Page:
The Turtles on ‘Happy Together’: “Everybody needs a big hit”

Mark Volman, Howard Kaylan and co recall the creation of their enduring classic

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Originally published in Uncut’s Take 233 issue

“We wanted it,” says Howard Kaylan of The Turtles’ drive for success. “We really wanted it. We were a singles band. And we enjoyed it, because there was nothing better than watching our records go up the singles chart!”

The Turtles’ search for stardom began when Kaylan and co-vocalist Mark Volman formed surf group The Crossfires at high school in Los Angeles, in the early ’60s. After trying out R’n’B, the pair heard The Beatles and swapped their saxophones for microphones. “All of a sudden the girls got closer to the stage, and people weren’t dancing so much as listening.”


Reluctantly christened The Turtles, the band were passed off as part of the British Invasion. “For the first six months of our career, we spoke in English accents,” remembers Kaylan, “we asked for white tea and finger sandwiches. But we were living it.”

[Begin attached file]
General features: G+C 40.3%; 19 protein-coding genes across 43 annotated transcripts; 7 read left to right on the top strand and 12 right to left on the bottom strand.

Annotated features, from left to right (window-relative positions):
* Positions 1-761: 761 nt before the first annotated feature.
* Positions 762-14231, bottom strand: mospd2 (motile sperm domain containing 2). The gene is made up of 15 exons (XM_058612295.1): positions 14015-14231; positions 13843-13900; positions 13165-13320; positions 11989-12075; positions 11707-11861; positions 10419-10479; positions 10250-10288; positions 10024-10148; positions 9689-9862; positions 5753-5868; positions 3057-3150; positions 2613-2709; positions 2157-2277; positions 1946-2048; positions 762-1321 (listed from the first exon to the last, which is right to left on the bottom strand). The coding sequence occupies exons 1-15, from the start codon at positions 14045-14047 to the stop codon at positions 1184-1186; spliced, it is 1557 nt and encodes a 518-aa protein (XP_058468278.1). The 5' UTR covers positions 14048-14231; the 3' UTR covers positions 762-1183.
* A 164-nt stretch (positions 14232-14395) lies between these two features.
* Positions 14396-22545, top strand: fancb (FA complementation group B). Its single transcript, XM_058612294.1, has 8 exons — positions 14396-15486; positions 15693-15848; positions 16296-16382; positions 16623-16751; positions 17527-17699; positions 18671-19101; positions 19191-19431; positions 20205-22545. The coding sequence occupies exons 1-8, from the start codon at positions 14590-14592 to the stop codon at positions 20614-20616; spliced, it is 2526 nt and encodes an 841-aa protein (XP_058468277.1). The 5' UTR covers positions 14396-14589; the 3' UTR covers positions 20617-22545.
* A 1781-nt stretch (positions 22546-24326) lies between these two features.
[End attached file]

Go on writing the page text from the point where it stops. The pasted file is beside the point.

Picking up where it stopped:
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When they heard The Byrds, they moved into folk-rock and scored a Top 10 hit with Dylan’s “It Ain’t Me Babe” in 1965, before hearing The Lovin’ Spoonful and heading in search of the purest sunshine pop. They found it in late 1966, when they heard a worn acetate of a song called “Happy Together”, which had been passed over by countless groups.

“You could immediately hear that it was a good song, though,” says Mark Volman. “It was just two guys sitting in a room, with a guitar, yet the song was intact.”

“Happy Together” knocked “Penny Lane” off the top of the US charts in March 1967, apparently angering John Lennon. Although The Turtles would score other hits, including sarcastic answer song “Elenore”, and Volman and Kaylan would go on to work with Frank Zappa and Marc Bolan as Flo & Eddie, “Happy Together” remains their best-loved song.

“I went back to college in the ’90s,” says Volman, “and when I graduated, I gave the valedictorian speech and the student body actually stood up and sang ‘Happy Together’.”


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